There’s not much of the earth that remains incognito—no source of the Nile left to find, no highest peak to climb for the first time, no pole that hasn’t been reached. But there are still discoveries to be made. A handful of Delawareans have dedicated their lives to some of the most interesting.
When Vince Capone answers the phone, he hopes it’s a call to drop what he’s doing and set off on an underwater archeological expedition. He shares a common bond with Ric Gillespie, who tracks down lost aircraft, and Peter Hess, who has a passion for locating Revolutionary War shipwrecks.
These Delawareans are active members of the Explorers Club, an international society of living and long-gone great adventurers. The Explorers Club, headquartered in New York, is the world’s preeminent organization of men and women who have conquered the earth’s major landmarks or researchers who have completed challenging field expeditions in the name of science. Each of these three guys has notched a unique discovery that qualifies him to be in the league of club members such as Robert Peary, first to reach the North Pole; Sir Edmund Hillary, first to summit Mt. Everest; and astronaut Neil Armstrong, first man to walk on the moon.
Capone, a business owner from Hockessin, is a modern explorer who searches in a different way for different things. He’s a high-tech guy who is frequently called upon to use side-scanning sonar to help find historic ships and other important objects at the bottom of the sea. “With these devices, we can explore for things much more efficiently,” Capone says. “We can now take on projects that would not have been considered feasible with submarines or other devices.”
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Capone pays the bills by doing a lot of work for the U.S. Department of Defense and scientific projects for other government agencies, but he never passes up a chance to explore for something more challenging.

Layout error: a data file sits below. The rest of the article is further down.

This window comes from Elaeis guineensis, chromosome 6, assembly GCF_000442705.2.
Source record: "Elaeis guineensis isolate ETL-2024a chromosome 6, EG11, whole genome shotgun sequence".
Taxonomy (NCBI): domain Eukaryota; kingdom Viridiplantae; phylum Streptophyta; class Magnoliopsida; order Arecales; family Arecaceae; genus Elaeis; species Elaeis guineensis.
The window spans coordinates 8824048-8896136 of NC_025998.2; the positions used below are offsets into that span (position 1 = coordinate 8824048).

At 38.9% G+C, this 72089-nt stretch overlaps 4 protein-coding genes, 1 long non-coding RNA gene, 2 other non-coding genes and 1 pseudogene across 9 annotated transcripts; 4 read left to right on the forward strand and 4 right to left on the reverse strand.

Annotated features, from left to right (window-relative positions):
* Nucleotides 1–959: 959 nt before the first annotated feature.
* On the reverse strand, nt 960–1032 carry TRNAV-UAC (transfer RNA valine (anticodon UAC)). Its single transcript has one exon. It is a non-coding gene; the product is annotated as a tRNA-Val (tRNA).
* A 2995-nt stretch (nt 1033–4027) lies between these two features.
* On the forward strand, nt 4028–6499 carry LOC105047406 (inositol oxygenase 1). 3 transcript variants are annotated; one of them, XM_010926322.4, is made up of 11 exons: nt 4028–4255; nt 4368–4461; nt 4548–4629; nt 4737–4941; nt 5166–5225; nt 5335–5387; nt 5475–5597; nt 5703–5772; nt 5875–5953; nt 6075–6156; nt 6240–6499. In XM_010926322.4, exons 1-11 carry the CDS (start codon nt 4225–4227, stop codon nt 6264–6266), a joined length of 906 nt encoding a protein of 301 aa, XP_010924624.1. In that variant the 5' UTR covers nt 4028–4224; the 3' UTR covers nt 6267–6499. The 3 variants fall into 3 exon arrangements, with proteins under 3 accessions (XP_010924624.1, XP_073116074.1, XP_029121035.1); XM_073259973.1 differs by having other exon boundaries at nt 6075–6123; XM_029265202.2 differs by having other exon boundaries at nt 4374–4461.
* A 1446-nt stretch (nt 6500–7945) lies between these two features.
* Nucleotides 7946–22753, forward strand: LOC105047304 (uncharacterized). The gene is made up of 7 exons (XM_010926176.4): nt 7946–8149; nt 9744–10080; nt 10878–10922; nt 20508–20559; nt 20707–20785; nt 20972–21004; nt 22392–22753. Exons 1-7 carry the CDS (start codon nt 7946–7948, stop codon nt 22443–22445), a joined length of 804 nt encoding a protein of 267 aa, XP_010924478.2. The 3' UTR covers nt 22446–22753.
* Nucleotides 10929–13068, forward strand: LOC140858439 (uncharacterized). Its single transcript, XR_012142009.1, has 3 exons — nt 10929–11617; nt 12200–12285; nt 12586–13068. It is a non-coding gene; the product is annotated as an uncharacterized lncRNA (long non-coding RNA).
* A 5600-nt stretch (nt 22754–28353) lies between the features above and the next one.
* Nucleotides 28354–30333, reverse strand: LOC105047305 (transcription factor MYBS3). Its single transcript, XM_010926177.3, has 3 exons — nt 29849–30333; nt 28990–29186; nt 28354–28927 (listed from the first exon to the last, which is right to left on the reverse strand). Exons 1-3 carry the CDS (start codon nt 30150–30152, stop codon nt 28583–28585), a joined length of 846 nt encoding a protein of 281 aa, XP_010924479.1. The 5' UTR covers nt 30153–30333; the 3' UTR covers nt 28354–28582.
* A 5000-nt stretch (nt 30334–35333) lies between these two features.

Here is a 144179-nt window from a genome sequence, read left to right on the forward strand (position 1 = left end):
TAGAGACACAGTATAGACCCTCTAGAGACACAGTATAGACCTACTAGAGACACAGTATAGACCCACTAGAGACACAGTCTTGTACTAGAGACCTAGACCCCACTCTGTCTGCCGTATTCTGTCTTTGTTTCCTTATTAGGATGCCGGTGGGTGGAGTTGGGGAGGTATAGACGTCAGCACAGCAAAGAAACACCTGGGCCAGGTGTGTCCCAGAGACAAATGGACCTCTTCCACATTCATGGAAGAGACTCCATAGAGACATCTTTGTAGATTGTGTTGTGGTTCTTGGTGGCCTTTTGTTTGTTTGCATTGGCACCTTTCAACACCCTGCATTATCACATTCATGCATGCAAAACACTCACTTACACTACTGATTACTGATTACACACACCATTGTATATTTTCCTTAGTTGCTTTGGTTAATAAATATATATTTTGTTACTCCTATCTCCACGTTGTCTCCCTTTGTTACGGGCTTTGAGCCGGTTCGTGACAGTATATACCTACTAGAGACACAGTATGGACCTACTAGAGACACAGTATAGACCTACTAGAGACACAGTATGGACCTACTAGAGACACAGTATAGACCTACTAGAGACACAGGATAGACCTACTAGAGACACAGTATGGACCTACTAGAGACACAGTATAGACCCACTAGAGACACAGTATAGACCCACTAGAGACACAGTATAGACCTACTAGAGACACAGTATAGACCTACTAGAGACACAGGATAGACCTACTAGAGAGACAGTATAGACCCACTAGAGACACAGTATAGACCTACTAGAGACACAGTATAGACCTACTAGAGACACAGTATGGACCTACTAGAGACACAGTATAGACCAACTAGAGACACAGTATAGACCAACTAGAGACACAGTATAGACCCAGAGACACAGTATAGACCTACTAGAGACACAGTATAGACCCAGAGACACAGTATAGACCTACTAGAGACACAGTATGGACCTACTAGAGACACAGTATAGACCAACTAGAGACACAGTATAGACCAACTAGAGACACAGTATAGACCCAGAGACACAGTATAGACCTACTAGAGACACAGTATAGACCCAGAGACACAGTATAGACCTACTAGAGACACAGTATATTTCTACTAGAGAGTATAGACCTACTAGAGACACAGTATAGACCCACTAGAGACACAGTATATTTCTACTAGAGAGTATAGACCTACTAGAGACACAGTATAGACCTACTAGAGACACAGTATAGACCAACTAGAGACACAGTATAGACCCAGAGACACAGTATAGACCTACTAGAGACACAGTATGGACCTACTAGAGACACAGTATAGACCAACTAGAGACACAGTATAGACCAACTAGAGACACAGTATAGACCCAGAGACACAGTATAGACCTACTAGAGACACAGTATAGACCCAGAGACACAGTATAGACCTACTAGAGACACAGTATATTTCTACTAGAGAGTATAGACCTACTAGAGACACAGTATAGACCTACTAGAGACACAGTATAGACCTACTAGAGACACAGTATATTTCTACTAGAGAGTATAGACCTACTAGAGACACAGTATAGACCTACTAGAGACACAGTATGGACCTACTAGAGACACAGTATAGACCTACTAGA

Capone got into The Explorers Club by finding boats from the French and Indian War on the bottom of Lake George in New York. He remains active in Bateau Below, the organization that continues to work on Lake George, and he’s helped with other archeological projects. He recently got a call to start looking for the Alligator Junior, a prototype of our country’s first wartime submarine, the Alligator. Both were built in Philadelphia in the mid-19th century, and the Alligator Junior spent some time in New Castle. It is thought to be lying in the Rancocas Creek near Camden, New Jersey.
Hess, of Wilmington, is also an underwater explorer, but he often searches the old fashioned way—by plunging into the murky depths wearing scuba gear. Hess took up scuba diving in high school. Diving in New Jersey’s Mullica River several years later, he found the wreck of a 200-year-old riverboat.
“During the Revolutionary War, crafty Continental privateers—a euphemism for pirates—would scamper out of the river and waylay British supply ships that were on their way to New York Harbor,” Hess says. “The munitions and supplies they captured were very important for our underfunded revolutionary army.” The find led to his membership in The Explorers Club.
Hess is a maritime attorney with expertise in the rights of salvers and preservationists. Treasure hunters have stepped up efforts to find shipwrecks, so there is increased legal wrangling between the salvers and the preservationists, who want to protect the wrecks and their riches. Hess consults with other club members on legal issues, and he regularly conducts field work to find other wrecks.
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Gillespie, of Wilmington, may be Delaware’s most dedicated explorer. He and his wife, Pat Thrasher, work full time at finding lost aircraft. They conduct their work and support themselves through The International Group for Historic Aircraft Recovery, or TIGHAR (pronounced like “tiger”), a nonprofit foundation whose revenue comes mostly from a few hundred aviation buffs.